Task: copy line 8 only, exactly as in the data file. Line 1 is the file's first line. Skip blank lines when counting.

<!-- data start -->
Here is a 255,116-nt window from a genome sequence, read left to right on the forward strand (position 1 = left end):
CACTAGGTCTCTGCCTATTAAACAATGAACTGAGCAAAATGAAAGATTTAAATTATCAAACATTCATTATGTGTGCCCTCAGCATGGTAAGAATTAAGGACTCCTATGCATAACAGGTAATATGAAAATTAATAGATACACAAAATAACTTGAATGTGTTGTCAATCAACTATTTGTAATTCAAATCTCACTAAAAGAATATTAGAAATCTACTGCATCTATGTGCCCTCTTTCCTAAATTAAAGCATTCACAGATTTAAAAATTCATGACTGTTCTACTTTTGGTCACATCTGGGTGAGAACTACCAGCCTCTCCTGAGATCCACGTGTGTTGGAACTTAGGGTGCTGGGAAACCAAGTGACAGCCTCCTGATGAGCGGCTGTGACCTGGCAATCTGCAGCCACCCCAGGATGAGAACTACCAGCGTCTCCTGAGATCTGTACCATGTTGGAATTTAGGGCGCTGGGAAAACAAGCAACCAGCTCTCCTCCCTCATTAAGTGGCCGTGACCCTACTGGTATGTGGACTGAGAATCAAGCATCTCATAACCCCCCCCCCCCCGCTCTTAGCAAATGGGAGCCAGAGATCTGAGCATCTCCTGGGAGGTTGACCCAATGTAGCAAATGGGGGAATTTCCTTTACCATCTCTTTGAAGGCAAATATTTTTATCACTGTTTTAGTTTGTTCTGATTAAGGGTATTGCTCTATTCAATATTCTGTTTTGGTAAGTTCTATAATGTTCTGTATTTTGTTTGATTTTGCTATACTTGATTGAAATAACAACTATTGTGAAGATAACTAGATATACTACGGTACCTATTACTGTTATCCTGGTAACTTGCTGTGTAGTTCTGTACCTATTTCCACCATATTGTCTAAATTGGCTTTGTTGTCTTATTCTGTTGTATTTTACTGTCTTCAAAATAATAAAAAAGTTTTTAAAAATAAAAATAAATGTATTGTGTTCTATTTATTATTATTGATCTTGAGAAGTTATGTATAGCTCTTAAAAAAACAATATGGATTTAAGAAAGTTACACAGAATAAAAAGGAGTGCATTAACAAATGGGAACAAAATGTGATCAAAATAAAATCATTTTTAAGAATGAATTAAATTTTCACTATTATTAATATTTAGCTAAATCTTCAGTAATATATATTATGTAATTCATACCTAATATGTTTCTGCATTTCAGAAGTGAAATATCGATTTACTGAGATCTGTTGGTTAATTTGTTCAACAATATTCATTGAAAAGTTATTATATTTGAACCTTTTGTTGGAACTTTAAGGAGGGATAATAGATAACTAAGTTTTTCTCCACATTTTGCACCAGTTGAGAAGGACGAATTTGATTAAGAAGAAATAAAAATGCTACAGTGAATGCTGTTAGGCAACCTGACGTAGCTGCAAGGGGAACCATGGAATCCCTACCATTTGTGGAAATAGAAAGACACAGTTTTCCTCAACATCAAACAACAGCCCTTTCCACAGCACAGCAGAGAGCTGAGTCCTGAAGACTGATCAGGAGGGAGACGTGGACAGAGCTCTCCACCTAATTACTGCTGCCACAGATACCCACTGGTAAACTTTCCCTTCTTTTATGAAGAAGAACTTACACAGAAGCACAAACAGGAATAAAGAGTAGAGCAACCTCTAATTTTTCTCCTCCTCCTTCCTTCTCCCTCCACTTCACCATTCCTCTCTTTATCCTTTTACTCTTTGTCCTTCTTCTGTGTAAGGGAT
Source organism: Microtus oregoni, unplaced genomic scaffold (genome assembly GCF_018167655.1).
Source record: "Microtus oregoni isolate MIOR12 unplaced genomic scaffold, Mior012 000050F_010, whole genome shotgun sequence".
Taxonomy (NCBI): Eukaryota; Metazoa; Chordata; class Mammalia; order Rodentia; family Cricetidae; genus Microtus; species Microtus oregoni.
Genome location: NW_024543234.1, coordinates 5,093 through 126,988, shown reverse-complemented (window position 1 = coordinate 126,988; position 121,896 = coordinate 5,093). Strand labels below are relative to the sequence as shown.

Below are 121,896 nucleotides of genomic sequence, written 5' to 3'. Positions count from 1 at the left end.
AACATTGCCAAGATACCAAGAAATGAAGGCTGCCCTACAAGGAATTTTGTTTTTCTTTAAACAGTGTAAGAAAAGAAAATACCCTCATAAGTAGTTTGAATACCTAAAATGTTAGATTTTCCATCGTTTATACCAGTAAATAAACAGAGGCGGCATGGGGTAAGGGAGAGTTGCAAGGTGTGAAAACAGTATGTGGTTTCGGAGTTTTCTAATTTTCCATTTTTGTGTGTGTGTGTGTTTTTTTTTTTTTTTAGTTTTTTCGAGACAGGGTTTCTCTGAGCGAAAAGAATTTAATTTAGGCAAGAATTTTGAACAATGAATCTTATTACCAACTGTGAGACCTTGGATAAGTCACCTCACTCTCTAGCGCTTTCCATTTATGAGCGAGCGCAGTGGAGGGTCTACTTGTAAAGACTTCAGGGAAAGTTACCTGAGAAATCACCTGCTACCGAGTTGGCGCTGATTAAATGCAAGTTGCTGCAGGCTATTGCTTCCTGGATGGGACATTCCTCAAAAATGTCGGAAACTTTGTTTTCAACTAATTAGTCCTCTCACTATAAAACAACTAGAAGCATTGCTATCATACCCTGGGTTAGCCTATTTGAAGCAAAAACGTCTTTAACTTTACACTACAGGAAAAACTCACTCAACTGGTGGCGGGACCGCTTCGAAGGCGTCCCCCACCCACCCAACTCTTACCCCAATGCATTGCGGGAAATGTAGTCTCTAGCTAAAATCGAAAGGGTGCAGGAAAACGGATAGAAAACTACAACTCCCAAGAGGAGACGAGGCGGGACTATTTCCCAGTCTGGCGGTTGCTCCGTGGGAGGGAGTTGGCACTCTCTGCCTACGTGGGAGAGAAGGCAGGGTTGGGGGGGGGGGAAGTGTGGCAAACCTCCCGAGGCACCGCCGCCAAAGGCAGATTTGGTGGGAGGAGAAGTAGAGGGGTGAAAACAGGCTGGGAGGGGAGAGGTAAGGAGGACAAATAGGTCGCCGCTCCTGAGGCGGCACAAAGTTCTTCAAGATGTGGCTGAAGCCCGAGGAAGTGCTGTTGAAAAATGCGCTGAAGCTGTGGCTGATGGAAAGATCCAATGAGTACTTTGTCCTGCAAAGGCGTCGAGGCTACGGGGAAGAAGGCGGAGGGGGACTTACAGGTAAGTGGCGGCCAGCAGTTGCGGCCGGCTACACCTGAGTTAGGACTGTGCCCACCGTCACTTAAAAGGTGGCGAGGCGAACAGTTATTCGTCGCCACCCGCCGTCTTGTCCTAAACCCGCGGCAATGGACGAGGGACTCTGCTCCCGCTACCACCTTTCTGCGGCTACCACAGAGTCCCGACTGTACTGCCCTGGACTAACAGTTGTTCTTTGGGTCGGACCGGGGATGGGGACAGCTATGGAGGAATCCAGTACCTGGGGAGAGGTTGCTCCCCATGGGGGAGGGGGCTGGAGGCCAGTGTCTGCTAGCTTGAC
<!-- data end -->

AACATTGCCAAGATACCAAGAAATGAAGGCTGCCCTACAAGGAATTTTGTTTTTCTTTAAACAGTGTAAGAAAAGAAAATACCCTCATAAGTAGTTTGAATACCTAAAATGTTAGATTTTCCATCGTTTATACCAGTAAATAAACAGAGGCGGCATGGGGTAAGGGAGAGTTGCAAGGTGTGAAAACAGTATGTGGTTTCGGAGTTTTCTAATTTTCCATTTTTGTGTGTGTGTGTGTTTTTTTTTTTTTTTAGTTTTTTCGAGACAGGGTTTCTCTGAGCGAAAAGAATTTAATTTAGGCAAGAATTTTGAACAATGAATCTTATTACCAACTGTGAGACCTTGGATAAGTCACCTCACTCTCTAGCGCTTTCCATTTATGAGCGAGCGCAGTGGAGGGTCTACTTGTAAAGACTTCAGGGAAAGTTACCTGAGAAATCACCTGCTACCGAGTTGGCGCTGATTAAATGCAAGTTGCTGCAGGCTATTGCTTCCTGGATGGGACATTCCTCAAAAATGTCGGAAACTTTGTTTTCAACTAATTAGTCCTCTCACTATAAAACAACTAGAAGCATTGCTATCATACCCTGGGTTAGCCTATTTGAAGCAAAAACGTCTTTAACTTTACACTACAGGAAAAACTCACTCAACTGGTGGCGGGACCGCTTCGAAGGCGTCCCCCACCCACCCAACTCTTACCCCAATGCATTGCGGGAAATGTAGTCTCTAGCTAAAATCGAAAGGGTGCAGGAAAACGGATAGAAAACTACAACTCCCAAGAGGAGACGAGGCGGGACTATTTCCCAGTCTGGCGGTTGCTCCGTGGGAGGGAGTTGGCACTCTCTGCCTACGTGGGAGAGAAGGCAGGGTTGGGGGGGGGGGAAGTGTGGCAAACCTCCCGAGGCACCGCCGCCAAAGGCAGATTTGGTGGGAGGAGAAGTAGAGGGGTGAAAACAGGCTGGGAGGGGAGAGGTAAGGAGGACAAATAGGTCGCCGCTCCTGAGGCGGCACAAAGTTCTTCAAGATGTGGCTGAAGCCCGAGGAAGTGCTGTTGAAAAATGCGCTGAAGCTGTGGCTGATGGAAAGATCCAATGAGTACTTTGTCCTGCAAAGGCGTCGAGGCTACGGGGAAGAAGGCGGAGGGGGACTTACAGGTAAGTGGCGGCCAGCAGTTGCGGCCGGCTACACCTGAGTTAGGACTGTGCCCACCGTCACTTAAAAGGTGGCGAGGCGAACAGTTATTCGTCGCCACCCGCCGTCTTGTCCTAAACCCGCGGCAATGGACGAGGGACTCTGCTCCCGCTACCACCTTTCTGCGGCTACCACAGAGTCCCGACTGTACTGCCCTGGACTAACAGTTGTTCTTTGGGTCGGACCGGGGATGGGGACAGCTATGGAGGAATCCAGTACCTGGGGAGAGGTTGCTCCCCATGGGGGAGGGGGCTGGAGGCCAGTGTCTGCTAGCTTGAC